Speaking of the Avalanche, even though the Wild let a point slip away tonight by giving up the late goal and losing in overtime they still picked up point and were able to move four points ahead of the Avalanche for the No. 3 spot in the Central Division.


Adam Gretz is a writer for Pro Hockey Talk on NBC Sports. Drop him a line at phtblog@nbcsports.com or follow him on Twitter @AGretz.

Ryan Donato scores in NHL debut for Bruins (Video)


One day ago the Boston Bruins signed US Olympian Ryan Donato to an entry level contract.

On Monday, he was given an opportunity to immediately slide into their lineup against the Columbus Blue Jackets and he did not waste any time making an impact.

After recording four shots on goal in the first period, Donato broke through with his first NHL goal in the second period (on his fifth shot of the game) when he blasted a one-timer home on a give-and-go with Torey Krug.

Have a look.

That goal tied the game at one early in the second period.

Brad Marchand and Riley Nash would add goals not longer that to give the Bruins a 3-1 lead.

All of that is happening against a Blue Jackets team that entered the night having won seven in a row, while the Bruins were playing without Patrice Bergeron, Rick Nash and Charlie McAvoy. Pretty deep team they have in Boston.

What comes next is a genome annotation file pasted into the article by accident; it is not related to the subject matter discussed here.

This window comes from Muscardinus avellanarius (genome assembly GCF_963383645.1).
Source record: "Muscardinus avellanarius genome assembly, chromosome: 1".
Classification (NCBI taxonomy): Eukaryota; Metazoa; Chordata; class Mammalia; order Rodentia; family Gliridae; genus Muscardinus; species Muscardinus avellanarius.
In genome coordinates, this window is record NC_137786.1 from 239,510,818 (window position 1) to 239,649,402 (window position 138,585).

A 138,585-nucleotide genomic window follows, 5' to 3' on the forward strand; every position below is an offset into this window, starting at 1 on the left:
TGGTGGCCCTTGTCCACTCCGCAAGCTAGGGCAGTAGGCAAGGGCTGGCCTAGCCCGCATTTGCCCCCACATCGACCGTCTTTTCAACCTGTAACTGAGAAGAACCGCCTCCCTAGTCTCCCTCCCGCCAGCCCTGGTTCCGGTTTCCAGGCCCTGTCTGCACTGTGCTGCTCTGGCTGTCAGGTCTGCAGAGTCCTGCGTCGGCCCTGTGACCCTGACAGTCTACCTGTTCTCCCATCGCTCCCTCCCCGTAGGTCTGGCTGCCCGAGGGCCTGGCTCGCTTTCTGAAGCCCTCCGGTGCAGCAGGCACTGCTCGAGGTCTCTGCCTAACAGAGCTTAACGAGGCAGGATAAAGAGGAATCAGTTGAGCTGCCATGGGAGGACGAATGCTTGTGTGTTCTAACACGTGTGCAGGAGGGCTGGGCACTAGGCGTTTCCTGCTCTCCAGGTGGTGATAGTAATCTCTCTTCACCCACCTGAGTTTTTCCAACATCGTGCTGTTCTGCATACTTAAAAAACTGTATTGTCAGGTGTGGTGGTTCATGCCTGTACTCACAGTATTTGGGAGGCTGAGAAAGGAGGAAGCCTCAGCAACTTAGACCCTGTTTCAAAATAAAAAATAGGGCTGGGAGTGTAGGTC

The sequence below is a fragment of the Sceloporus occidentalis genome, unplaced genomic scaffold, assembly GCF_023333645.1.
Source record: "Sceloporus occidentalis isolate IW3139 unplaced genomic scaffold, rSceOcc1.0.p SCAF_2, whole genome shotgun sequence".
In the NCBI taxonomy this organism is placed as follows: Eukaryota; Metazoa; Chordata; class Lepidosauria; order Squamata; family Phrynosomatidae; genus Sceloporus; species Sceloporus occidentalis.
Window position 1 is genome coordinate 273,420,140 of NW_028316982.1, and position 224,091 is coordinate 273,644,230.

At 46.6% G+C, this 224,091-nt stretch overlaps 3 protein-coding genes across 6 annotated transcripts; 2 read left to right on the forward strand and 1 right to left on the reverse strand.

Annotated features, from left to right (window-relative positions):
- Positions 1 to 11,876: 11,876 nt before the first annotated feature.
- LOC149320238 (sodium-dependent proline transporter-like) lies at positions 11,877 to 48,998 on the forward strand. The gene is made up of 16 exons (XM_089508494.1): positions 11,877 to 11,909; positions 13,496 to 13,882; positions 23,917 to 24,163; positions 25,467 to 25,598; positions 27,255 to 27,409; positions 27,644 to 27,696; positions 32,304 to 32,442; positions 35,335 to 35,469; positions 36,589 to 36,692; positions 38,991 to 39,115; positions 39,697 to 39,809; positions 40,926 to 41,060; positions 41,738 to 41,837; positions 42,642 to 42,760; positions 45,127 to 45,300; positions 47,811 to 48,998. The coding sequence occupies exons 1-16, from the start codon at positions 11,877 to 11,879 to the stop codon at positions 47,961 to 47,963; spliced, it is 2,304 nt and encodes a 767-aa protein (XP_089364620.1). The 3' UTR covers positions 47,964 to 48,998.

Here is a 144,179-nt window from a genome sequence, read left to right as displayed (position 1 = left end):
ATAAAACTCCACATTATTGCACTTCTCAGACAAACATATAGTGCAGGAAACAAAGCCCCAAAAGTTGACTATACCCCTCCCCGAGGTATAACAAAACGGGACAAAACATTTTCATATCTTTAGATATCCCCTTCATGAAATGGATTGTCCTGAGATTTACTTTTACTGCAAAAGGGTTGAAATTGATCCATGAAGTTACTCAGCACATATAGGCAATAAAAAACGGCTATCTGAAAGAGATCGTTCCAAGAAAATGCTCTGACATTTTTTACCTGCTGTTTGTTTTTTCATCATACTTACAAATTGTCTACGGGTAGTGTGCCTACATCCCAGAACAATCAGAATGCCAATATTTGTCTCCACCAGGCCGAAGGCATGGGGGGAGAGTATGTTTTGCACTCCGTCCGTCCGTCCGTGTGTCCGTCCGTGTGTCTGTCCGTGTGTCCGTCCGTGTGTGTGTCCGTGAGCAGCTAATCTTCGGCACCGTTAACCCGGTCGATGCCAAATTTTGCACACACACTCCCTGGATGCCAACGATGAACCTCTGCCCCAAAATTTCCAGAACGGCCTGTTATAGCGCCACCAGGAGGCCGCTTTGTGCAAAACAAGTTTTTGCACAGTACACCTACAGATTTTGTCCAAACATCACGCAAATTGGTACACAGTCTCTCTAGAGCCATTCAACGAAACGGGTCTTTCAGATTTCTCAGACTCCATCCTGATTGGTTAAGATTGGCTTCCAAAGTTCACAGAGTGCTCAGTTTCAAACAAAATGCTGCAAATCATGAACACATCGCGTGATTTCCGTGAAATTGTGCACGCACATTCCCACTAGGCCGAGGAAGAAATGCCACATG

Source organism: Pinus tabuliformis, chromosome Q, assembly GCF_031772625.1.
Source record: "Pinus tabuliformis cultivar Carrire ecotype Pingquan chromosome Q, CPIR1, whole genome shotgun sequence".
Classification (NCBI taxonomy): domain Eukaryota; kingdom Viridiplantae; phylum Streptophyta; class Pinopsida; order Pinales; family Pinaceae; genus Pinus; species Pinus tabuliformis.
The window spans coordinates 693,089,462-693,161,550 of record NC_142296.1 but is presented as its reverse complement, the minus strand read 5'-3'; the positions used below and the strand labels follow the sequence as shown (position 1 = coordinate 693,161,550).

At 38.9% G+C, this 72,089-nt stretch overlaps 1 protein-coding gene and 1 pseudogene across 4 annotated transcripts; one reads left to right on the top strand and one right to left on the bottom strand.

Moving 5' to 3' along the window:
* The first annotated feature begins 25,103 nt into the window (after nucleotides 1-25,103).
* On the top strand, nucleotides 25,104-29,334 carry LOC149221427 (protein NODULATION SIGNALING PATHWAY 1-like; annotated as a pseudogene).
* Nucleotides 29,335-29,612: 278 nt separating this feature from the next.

Donato added two more assists after scoring his first goal.

Unfortunately for the Bruins they were unable to hold on to that 3-1 lead and allowed Columbus to come from behind for the 5-4 overtime win.

Prior to signing with Bruins (and along with his time on the US Olympic team) Donato had been playing his collegiate hockey at Harvard. He scored 26 goals and added 17 assists in 29 games this season.

He was originally a second-round draft pick by the Bruins in 2014. That 2014 draft class has already produced David Pastrnak, Danton Heinen, and Anders Bjork.


Adam Gretz is a writer for Pro Hockey Talk on NBC Sports. Drop him a line at phtblog@nbcsports.com or follow him on Twitter @AGretz.

WATCH LIVE: Los Angeles Kings at Minnesota Wild